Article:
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Afghan Govt Controls COVID-19 Foreign Aid Funds, Raising Concerns

While the Afghan government insists on spending foreign funds it receives from the international donors through the government’s budget, there are serious concerns among experts about the government’s capacity to invest the funds effectively and transparently in the fight against the COVID-19 pandemic. 

Experts warned that the government should avoid an approach that could deter donors from their commitments to Afghanistan during the pandemic.

Donor nations and a number of international NGOs have pledged $240 million in aid to Afghanistan for a response to the coronavirus.

“I don’t think that this will be acceptable for the international community---two weeks ago, the World Bank announced $20 million in aid to Afghanistan, but so far the World Bank has not allowed the allocation of the funds, because the government doesn't have a mechanism for it,” said Qais Hassan, a former member of parliament.

According to experts, in the view of current circumstances, the Afghan government, like other NGOs, does not have the capacity to ensure the timely and effective management and investment of the funds.

Experts also said that there are serious questions about the government's ability to ensure the transparency of the aid's spending. 

“They (donors) should give the funds to the Afghan government in exchange for accountability, if they (donors) see any weakness, then it is an issue that needs to be debated,” said Jamal Naser Usoli, a political commentator.

But the Presidential Palace insists that the coronavirus task force was already operating under the chairmanship of First Vice President Amrullah Saleh, which is undertaking efforts for improved management and spending.

“First Vice President Amrullah Saleh is working hard for better coordination between the ministries and better management of government’s affairs so that we are able to fight the virus in the right way,” said Sediq Sediqqi, a spokesman for President Ashraf Ghani.

“Mr. Saleh is in contact with the US, Germany and some other countries regarding this issue, so we are coordinating with him in this respect, we are also sharing the government’s plan to fight the coronavirus with other countries,” said Rezwan Murad, the head of media and public affairs department of the Office of the First Vice President.

Over the past two decades, the spending of foreign funds through the government’s budget has been a disputed issue between the Afghan government and international donors.

Donors have said that some of the foreign funds should be spent through NGOs.

Afghan Govt Controls COVID-19 Foreign Aid Funds, Raising Concerns

Donors and international NGOs have pledged $240 million in aid to Afghanistan for COVID-19 response.

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While the Afghan government insists on spending foreign funds it receives from the international donors through the government’s budget, there are serious concerns among experts about the government’s capacity to invest the funds effectively and transparently in the fight against the COVID-19 pandemic.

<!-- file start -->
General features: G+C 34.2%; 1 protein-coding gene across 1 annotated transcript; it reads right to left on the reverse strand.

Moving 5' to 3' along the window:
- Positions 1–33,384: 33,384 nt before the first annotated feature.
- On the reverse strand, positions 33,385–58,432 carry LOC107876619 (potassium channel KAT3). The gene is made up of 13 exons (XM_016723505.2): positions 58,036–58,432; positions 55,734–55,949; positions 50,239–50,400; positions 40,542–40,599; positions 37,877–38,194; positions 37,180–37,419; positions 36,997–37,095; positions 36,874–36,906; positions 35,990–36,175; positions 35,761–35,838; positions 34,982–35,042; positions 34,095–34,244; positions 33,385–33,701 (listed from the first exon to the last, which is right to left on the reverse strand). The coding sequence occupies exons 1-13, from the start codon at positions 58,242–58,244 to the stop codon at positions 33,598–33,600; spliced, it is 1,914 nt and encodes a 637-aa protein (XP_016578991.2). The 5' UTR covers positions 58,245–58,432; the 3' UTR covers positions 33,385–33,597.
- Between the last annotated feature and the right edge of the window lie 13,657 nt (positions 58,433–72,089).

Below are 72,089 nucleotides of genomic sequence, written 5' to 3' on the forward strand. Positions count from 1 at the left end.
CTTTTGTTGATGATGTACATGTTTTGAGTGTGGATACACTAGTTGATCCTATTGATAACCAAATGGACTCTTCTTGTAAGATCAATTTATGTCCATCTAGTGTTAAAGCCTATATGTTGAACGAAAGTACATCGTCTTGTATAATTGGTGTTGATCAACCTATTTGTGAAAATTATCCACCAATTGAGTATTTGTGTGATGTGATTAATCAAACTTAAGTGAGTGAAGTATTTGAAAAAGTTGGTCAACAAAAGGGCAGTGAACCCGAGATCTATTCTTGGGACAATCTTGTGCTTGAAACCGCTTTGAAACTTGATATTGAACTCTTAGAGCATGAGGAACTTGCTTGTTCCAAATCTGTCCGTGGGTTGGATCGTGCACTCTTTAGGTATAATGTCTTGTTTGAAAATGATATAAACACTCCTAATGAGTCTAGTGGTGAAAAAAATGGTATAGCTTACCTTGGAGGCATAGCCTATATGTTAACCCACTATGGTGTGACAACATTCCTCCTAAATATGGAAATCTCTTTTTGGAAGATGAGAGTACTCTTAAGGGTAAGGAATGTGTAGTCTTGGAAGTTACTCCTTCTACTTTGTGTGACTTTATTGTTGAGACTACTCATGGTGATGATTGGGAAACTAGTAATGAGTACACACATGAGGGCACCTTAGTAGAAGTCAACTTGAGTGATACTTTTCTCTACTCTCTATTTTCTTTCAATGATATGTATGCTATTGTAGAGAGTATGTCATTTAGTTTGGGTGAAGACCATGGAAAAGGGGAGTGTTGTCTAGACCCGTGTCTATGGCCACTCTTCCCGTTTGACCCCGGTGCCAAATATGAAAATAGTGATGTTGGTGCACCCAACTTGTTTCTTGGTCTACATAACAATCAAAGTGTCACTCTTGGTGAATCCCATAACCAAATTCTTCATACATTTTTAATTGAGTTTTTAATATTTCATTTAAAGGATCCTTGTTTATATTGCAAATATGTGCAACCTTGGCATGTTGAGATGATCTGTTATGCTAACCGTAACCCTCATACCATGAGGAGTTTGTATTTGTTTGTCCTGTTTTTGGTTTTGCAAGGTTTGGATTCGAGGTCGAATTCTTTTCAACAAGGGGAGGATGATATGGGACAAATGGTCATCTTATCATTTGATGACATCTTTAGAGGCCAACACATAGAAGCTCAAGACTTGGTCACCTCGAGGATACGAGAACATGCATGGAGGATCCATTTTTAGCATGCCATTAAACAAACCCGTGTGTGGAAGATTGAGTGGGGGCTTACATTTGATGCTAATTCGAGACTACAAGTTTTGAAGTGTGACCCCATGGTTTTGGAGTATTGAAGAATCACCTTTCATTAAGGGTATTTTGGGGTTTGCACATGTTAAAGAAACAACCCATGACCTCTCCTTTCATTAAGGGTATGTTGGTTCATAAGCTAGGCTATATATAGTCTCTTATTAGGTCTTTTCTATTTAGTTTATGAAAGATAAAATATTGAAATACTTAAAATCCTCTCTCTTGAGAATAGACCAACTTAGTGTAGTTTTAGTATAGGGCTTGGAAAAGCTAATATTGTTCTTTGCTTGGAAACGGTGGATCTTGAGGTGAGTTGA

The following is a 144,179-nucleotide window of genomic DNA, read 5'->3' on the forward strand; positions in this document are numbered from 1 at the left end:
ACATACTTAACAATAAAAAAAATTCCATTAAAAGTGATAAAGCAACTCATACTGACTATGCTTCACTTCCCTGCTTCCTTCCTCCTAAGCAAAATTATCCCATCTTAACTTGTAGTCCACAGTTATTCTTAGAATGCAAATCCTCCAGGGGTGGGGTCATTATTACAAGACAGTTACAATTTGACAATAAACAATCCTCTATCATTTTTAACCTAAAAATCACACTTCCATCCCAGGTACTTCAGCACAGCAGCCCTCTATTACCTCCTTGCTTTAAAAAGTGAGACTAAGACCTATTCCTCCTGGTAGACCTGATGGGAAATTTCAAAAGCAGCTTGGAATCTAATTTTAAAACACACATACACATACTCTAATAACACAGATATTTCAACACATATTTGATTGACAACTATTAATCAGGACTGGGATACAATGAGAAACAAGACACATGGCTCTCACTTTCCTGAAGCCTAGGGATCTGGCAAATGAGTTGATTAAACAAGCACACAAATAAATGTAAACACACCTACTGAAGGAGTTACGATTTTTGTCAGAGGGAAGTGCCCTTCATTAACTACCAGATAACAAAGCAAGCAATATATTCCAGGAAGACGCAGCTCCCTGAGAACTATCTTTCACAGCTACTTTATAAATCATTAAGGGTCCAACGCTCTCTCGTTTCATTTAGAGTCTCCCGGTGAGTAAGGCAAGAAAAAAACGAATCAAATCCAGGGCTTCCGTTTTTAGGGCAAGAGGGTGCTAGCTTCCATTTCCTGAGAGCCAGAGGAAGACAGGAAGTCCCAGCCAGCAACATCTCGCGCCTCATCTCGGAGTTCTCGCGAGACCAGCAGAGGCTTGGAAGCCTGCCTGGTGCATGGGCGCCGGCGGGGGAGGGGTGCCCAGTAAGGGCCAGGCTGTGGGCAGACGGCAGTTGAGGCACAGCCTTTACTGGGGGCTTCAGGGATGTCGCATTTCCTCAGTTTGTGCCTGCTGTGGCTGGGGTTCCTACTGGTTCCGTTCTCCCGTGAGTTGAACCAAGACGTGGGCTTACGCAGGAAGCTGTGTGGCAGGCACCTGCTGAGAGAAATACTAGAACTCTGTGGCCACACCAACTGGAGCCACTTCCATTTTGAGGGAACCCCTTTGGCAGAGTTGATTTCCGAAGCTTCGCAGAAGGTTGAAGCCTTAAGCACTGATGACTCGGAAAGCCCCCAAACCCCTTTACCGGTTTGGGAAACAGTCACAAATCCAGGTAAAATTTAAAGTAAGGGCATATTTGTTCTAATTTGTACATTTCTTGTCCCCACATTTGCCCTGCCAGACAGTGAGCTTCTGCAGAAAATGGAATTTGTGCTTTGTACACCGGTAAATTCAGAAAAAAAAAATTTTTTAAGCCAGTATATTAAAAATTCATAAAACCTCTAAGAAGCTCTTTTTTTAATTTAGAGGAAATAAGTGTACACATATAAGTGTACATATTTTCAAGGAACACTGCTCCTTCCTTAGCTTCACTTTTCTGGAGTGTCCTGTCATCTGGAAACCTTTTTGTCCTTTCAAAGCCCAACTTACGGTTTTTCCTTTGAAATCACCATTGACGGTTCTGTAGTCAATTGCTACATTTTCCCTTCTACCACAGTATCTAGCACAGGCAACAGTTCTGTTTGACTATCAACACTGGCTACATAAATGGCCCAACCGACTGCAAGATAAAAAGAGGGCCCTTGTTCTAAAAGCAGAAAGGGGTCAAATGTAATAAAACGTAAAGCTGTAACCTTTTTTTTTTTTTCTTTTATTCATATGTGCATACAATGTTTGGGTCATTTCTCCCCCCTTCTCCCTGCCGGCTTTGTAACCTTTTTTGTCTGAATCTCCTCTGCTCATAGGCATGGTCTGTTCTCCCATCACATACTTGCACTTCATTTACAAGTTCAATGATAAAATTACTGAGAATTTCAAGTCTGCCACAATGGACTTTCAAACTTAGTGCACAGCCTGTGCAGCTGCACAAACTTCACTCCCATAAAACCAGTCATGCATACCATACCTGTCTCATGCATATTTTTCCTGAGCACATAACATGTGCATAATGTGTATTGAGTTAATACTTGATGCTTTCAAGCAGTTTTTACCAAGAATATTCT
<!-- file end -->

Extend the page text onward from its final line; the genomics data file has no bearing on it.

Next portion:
Experts warned that the government should avoid an approach that could deter donors from their commitments to Afghanistan during the pandemic.

Donor nations and a number of international NGOs have pledged $240 million in aid to Afghanistan for a response to the coronavirus.

“I don’t think that this will be acceptable for the international community---two weeks ago, the World Bank announced $20 million in aid to Afghanistan, but so far the World Bank has not allowed the allocation of the funds, because the government doesn't have a mechanism for it,” said Qais Hassan, a former member of parliament.

According to experts, in the view of current circumstances, the Afghan government, like other NGOs, does not have the capacity to ensure the timely and effective management and investment of the funds.

Experts also said that there are serious questions about the government's ability to ensure the transparency of the aid's spending. 

“They (donors) should give the funds to the Afghan government in exchange for accountability, if they (donors) see any weakness, then it is an issue that needs to be debated,” said Jamal Naser Usoli, a political commentator.

But the Presidential Palace insists that the coronavirus task force was already operating under the chairmanship of First Vice President Amrullah Saleh, which is undertaking efforts for improved management and spending.

“First Vice President Amrullah Saleh is working hard for better coordination between the ministries and better management of government’s affairs so that we are able to fight the virus in the right way,” said Sediq Sediqqi, a spokesman for President Ashraf Ghani.

“Mr. Saleh is in contact with the US, Germany and some other countries regarding this issue, so we are coordinating with him in this respect, we are also sharing the government’s plan to fight the coronavirus with other countries,” said Rezwan Murad, the head of media and public affairs department of the Office of the First Vice President.

Over the past two decades, the spending of foreign funds through the government’s budget has been a disputed issue between the Afghan government and international donors.

Donors have said that some of the foreign funds should be spent through NGOs.

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